Altair Engineering helps automakers develop the right shape for lighter stronger parts
The interview revealed why Altair Engineering was chosen to participate at the 2011 CAR Management Business Seminars’ World Class Manufacturing segment. Based in Troy, Michigan, Altair is a global provider of simulation technology and engineering services to automakers and suppliers alike.
Automotive clients include: BMW, Chrysler, Fiat, Ford, GM, Honda, Hyundai, Jaguar Land Rover, Mercedes, Nissan, Saab, Toyota, Volkswagen
And if you recognize HyperMesh software, then you have met one of Altair’s early products often used by automakers. Now, products and companies include, HyperWorkds, PBS Works, Altair Product Design, Hi Qube, Inc, solidThinking and ilumisys, Inc.
HyperWorks simulation, in particular, provides a solution for rapid design exploration, and is one of the engineering industry’s most popular computer-aided (CAE) software suites serving major OEMs in a broad range of sectors, including automakers, aero, defense and heavy industries.
According to its website, Altair.com , Altair empowers client innovation and decision-making through technology that optimizes the analysis, management and visualization of business and engineering information.
Interview at CAR MBS 2011 in Traverse City Resort
When I specifically asked Mr. Brennan how Altair viewed itself relative to the automakers as well as suppliers in the industry, he replied that it was both a service and consulting organization; and that its software and consulting skills made it the largest computer analysis (CA) company in the world, with 50-plus automotive clients by 2010.
He especially noted how Altair contributes to helping automakers and suppliers develop the right shape of a part or system early on. In fact, his words of choice were, “structural optimization for weight reduction.”
This, of course, played right into the seminars that I attended, like World Class Manufacturing as well as Advanced Powertrains by automakers which especially depends on weight reduction.
Committed to an open-systems philosophy, Altair HyperWorks, for example, continues to lead the industry with the broadest interoperability to commercial CAD and CAE solutions in the PLM market space.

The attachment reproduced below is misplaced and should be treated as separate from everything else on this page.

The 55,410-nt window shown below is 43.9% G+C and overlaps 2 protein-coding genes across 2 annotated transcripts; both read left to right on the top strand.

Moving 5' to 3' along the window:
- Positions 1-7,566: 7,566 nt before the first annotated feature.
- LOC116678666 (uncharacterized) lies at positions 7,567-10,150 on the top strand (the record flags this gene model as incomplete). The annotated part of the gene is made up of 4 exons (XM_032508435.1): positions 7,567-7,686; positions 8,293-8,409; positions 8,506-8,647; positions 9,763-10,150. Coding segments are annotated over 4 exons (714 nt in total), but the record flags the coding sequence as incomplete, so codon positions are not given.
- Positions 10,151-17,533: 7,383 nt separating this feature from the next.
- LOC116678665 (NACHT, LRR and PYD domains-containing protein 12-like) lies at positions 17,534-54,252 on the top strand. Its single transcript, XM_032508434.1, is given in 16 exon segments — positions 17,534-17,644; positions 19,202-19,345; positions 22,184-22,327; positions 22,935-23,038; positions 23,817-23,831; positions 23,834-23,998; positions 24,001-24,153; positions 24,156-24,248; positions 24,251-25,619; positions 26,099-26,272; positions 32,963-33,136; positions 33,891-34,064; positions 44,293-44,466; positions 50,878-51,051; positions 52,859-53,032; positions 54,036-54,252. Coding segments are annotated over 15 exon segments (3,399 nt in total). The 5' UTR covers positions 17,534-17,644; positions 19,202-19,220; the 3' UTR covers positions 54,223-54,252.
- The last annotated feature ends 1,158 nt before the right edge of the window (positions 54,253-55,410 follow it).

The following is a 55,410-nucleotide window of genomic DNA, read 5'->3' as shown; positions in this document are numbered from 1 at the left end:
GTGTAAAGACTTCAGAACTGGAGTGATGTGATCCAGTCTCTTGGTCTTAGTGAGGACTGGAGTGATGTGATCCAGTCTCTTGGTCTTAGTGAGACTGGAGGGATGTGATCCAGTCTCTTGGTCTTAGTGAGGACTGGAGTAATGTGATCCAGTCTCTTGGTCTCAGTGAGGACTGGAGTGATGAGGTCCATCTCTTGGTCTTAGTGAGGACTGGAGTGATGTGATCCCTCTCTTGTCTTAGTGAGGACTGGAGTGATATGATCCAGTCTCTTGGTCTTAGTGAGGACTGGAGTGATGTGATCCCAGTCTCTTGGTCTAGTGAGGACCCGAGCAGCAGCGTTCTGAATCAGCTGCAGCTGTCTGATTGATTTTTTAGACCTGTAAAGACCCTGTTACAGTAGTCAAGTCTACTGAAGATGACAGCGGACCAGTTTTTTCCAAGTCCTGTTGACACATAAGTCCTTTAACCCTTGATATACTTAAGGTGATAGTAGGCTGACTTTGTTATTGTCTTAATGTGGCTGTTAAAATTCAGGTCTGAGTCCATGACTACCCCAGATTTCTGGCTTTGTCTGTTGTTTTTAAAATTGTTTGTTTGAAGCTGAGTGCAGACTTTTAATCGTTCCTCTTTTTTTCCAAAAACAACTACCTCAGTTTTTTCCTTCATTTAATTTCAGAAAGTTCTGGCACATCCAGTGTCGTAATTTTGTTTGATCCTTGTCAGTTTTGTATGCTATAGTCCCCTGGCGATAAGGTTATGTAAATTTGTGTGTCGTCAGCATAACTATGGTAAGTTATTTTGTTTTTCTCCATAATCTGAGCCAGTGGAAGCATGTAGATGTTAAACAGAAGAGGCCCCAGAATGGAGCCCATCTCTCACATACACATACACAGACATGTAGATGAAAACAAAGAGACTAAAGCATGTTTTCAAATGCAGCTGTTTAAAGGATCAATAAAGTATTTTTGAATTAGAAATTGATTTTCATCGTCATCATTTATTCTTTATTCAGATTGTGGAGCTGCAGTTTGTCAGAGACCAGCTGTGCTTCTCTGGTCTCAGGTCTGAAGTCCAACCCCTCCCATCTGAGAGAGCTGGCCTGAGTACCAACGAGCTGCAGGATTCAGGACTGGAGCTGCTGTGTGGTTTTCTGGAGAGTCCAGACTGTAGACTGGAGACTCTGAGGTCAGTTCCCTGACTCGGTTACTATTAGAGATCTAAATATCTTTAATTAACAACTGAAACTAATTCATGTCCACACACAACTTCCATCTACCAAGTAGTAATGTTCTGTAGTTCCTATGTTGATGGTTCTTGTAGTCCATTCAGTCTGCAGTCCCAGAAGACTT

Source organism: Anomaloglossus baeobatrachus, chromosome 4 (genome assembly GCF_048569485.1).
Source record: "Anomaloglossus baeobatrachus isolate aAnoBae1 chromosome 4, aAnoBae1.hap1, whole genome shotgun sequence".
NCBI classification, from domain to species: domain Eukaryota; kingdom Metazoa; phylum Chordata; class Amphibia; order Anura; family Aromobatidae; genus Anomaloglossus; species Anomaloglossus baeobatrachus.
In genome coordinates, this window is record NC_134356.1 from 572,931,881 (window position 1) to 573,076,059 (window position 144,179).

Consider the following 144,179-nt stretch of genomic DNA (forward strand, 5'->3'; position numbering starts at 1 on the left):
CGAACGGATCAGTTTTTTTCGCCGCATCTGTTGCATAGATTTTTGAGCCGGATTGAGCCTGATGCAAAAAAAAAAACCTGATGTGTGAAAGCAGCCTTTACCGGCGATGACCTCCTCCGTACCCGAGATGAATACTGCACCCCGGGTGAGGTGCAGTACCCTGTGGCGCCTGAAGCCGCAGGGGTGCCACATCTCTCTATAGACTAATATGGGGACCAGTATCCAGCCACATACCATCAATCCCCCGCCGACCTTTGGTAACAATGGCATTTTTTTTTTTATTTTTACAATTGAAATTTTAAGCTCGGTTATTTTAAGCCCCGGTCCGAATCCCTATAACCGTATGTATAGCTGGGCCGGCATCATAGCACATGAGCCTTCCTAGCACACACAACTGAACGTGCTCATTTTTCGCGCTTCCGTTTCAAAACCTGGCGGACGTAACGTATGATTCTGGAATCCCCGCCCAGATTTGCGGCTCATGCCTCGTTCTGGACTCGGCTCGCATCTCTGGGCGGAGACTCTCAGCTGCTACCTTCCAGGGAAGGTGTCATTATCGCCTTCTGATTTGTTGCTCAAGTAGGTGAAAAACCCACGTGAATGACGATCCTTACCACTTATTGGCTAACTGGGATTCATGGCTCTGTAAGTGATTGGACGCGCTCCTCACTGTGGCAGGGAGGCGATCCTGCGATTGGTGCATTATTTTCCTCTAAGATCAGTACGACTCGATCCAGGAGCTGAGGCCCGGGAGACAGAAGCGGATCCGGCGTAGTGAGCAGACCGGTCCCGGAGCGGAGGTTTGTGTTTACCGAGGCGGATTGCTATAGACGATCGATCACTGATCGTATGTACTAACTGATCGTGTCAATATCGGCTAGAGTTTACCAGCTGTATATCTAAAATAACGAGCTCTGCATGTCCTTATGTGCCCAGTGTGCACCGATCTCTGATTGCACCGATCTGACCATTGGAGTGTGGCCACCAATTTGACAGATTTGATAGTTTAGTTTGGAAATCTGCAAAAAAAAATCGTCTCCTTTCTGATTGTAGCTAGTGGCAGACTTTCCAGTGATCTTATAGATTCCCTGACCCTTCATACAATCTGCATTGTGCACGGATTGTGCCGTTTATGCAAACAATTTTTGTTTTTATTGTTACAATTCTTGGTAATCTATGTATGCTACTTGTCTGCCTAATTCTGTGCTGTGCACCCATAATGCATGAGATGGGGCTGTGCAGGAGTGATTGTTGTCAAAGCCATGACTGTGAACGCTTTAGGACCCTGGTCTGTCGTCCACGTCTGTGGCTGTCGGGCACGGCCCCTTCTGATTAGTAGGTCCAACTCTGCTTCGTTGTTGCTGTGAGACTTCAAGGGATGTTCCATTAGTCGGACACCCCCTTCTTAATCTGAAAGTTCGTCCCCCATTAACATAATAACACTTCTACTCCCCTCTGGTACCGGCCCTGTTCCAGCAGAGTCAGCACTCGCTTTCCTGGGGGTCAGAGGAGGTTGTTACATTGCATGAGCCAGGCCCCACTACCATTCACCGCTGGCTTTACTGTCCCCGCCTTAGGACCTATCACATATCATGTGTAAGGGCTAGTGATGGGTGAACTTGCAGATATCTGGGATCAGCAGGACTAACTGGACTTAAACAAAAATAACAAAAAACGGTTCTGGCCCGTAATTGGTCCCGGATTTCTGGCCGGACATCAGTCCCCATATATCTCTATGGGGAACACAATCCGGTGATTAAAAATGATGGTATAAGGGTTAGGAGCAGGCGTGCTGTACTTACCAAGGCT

Brennan noted Altair’s flexible software licensing model that replaces expensive traditional licensing plans to automakers and suppliers with a pay-per-use system. Employees across organizational and geographic boundaries will be able to access simultaneously not only the HyperWorks suite, but also a broad range of complementary third-party programs and other Altair products at no extra cost.
His view is, simulation-driven design technologies enables automakers and suppliers to achieve of performance, timing, and cost targets through rapid, low-cost, virtual exploration. The goal is to facilitate and accelerate informed decision making throughout the product life cycle.
Right Shapes - the First Time
I was intrigued by the sample simulation that Brennan showed me on his laptop that first showed a volume for a vehicle frame. Then the software used that volume along with a set of performance expectations as criteria to create an ideal or “right shape” frame structure. Here is the video courtesy of Altair Engineering.
This was the closest I have ever witnessed where a design could be produced by the press of a button. Trust me, many automakers, especially executives and managers, actually thought CAD/CAE would do just that when they first purchased their CAD systems. Fact is, in automotive design, it’s not that simple. Vehicle integration, for example, demands tradeoffs that computers simply cannot make; at least at this point in time.
Still, having worked in vehicle architecture and development, I found this capability of Altair just awesome, as I could see it cutting development time significantly.
For the record, it is that first blank-sheet effort that often involves hundreds of hours of trial, error and testing to find the right shape for structural performance. With Alair’s software, those hours can be significantly reduced for automakers with full faith that the first shape is truly the ideal.
Other software options provides the ability to simulate full-vehicle impact upon crash situations.
I found Mr. Brennan quite relaxed, especially after I assured him that I was not the usual media type; and that, having worked with many automakers as well as in design and development, I held an understanding and deep respect for simulation power.
Still, he checked the Torque News site out, and wanted to understand just how we fit into reporting at CAR. I would have done the same.
He was especially proud of Altair’s success and represented well just how far the company had grown from its early days. He noted an acquisition of RADIOSS, a crash simulation software company which will contribute even further to its repertoire of functioning with high performance computing (HPC).
According to the company’s web profile, Altair is privately held with more than 1,300 employees, with offices throughout North America, South America, Europe and Asia/Pacific.
It has a 20-year-plus track record for product design, advanced engineering software, on-demand computing technologies and enterprise analytics solutions, and consistently delivers a competitive advantage to more than 3,000 customers in a broad range of industries; meaning, Altair’s relation with automakers is simply one aspect.
About the Reporter: After 39 years in the auto industry as a design engineer, Frank Sherosky now trades stocks, futures and writes articles, books and ebooks like, "Perfecting Corporate Character," "Awaken Your Speculator Mind", and "Millennial World Order" via authorfrank.com. He may be contacted here by email: [email protected]
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